Restarting Libya's Valuable Oil Exports Won't Be Easy
The light at the end of the tunnel for Libyans isn't just an end to the Moammar Gadhafi regime — it's also "light, sweet crude."
Oil provides most of Libya's income. But the revolution there has strangled exports for months and starved the country of revenue, and also temporarily bumped up world oil prices. So there's a lot of interest inside Libya and internationally in getting the country's oil wells up and running again.
The question is, when?
Libya's neighbors in the Middle East provide some clues to a time frame. Kuwait and Iraq are both big oil exporters that dissolved into conflict. Oil wells there were shut down or sabotaged, and world prices rose. It was years before their governments could get oil production back to pre-conflict levels.
Libya only exports about 2 percent of what the world uses. But nonetheless, as economist Rayola Dougher of the American Petroleum Institute points out, 2 percent is actually a lot in an oil market that has practically no surplus. "It's that margin of difference between supply and demand in the world," she says, "and when you take off that supply at a time when the world's demand was growing, that can have a very big impact on the price."
That's especially true if what you're selling is Libya's light, sweet crude. That's what refiners prefer, especially in Europe, since it's easier to turn into gas and diesel.
Prices have dropped some, since the revolution broke out as the world's economy drooped and Saudi Arabia increased output. But as economies improve, demand for oil will rise. Will Libya's wells be there to take the pressure off prices?
Problems Facing Production
Technically, it shouldn't be too hard to get most wells started — assuming they weren't sabotaged or damaged. That's especially true for wells that naturally produce oil without a lot of help from pumps.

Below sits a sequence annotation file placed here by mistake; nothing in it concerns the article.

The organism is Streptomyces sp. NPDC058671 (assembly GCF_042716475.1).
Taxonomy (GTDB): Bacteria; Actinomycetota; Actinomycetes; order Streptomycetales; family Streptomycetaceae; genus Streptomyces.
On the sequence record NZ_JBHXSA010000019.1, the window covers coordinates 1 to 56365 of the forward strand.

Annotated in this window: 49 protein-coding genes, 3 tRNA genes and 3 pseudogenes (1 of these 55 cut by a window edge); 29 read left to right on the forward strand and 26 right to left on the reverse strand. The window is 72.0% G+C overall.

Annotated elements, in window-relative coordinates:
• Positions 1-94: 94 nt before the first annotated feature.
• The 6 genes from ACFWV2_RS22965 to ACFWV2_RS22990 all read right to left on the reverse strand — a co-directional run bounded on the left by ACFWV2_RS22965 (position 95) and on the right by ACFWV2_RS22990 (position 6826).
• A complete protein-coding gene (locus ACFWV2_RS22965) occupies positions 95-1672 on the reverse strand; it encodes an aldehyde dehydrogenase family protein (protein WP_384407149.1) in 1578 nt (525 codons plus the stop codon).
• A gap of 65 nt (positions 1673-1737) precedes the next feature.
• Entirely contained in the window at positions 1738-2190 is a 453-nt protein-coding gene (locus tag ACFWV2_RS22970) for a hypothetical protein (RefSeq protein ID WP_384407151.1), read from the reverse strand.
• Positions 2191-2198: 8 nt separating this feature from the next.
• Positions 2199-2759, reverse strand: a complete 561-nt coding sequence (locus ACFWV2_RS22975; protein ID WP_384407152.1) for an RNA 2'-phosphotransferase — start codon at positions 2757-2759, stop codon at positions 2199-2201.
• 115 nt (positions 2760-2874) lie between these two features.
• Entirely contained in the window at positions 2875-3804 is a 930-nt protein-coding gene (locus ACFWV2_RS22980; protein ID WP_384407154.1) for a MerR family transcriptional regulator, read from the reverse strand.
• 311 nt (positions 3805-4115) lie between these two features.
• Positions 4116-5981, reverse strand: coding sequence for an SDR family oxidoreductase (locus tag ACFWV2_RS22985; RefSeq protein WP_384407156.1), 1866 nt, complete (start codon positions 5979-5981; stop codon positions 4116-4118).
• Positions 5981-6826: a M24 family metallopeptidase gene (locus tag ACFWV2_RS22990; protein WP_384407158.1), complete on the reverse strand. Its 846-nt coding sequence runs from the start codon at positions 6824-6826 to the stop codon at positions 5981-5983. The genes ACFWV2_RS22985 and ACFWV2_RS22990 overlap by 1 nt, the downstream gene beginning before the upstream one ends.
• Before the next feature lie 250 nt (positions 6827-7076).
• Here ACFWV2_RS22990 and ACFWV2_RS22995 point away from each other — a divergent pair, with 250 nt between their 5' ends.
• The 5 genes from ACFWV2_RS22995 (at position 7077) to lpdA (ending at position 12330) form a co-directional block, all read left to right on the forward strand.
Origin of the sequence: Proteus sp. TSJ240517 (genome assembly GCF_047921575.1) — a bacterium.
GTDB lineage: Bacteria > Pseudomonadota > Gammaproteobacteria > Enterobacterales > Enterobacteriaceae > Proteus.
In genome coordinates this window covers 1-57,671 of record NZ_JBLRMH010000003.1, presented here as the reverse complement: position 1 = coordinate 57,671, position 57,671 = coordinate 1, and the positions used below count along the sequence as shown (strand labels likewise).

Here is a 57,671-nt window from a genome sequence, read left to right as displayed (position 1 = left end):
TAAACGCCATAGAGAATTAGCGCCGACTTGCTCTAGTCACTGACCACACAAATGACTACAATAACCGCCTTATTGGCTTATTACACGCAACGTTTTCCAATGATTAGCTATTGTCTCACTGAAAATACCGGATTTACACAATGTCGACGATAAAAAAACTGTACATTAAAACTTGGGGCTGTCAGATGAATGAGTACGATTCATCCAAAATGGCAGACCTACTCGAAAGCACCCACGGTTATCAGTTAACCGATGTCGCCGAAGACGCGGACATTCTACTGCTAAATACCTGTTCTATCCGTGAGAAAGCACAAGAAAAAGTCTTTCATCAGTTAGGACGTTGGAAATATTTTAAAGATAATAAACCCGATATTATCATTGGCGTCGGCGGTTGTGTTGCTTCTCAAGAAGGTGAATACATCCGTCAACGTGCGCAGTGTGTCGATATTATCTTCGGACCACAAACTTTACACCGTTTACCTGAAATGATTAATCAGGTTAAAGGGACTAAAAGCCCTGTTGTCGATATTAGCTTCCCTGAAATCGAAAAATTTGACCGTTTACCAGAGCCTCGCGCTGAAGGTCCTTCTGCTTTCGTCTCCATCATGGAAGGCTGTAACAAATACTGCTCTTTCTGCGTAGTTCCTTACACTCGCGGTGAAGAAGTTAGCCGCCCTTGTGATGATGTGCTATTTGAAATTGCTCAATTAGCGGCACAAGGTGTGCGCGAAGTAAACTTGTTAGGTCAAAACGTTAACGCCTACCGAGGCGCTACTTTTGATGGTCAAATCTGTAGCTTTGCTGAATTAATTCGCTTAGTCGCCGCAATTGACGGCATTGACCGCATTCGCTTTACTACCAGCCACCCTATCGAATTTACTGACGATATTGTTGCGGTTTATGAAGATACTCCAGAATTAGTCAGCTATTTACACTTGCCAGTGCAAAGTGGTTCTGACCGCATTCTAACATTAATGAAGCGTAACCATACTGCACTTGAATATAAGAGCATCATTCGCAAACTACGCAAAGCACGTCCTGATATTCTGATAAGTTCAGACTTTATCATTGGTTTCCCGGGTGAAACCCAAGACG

"Restarting that type of well can be as simple as opening one valve and flipping one switch," says Daniel Hill, a petroleum engineer at Texas A&M University.
But restarting wells doesn't mean Libya can pump the 1.5 million barrels a day it used to. Libya's oil operation has been standing still for months when it should have been drilling.
"In an oil field operation, it's not just, you know, you go drill a few wells and turn them on and let them go for 10 years," Hill says. "There's a constant drilling of new wells occurring, replacing wells that are abandoned."
Libya faces another problem: Most of its oil workers are foreigners who fled the country months ago.
Nonetheless, international oil companies are eager to get back into Libya. As Dougher from the American Petroleum Institute points out, the biggest obstacle they'll face will be political.
"It really is the instability — the political instability there — and no one really knowing who's going to be in charge, and how this is going to unfold, and what this is going to look like," she explains.
In fact, Libya's politics have long kept the country from pumping as much oil as it did in the 1960s. Jim Burkhard, an oil analyst at IHS Cambridge Energy Research Associates, says when Libya's oil fields opened up again to foreign companies about seven years ago, it was hard going.
"Some of the contracts that were signed in Libya were very advantageous for the Libyan government," says Burkhard, "but they weren't very attractive for some of the investors, so that had the impact of slowing some of the investment."
Even if it takes years to restore high levels of production, though, Burkhard points out that at least the country has a ready asset.
"Libya does have an advantage over Egypt or Syria in that they have a very important asset, namely their oil fields, and they have a relatively small population," Burkhard says.
Rebel leaders have been quoted saying they want foreign oil investment. For the moment, oil analysts say: Let's wait and see.
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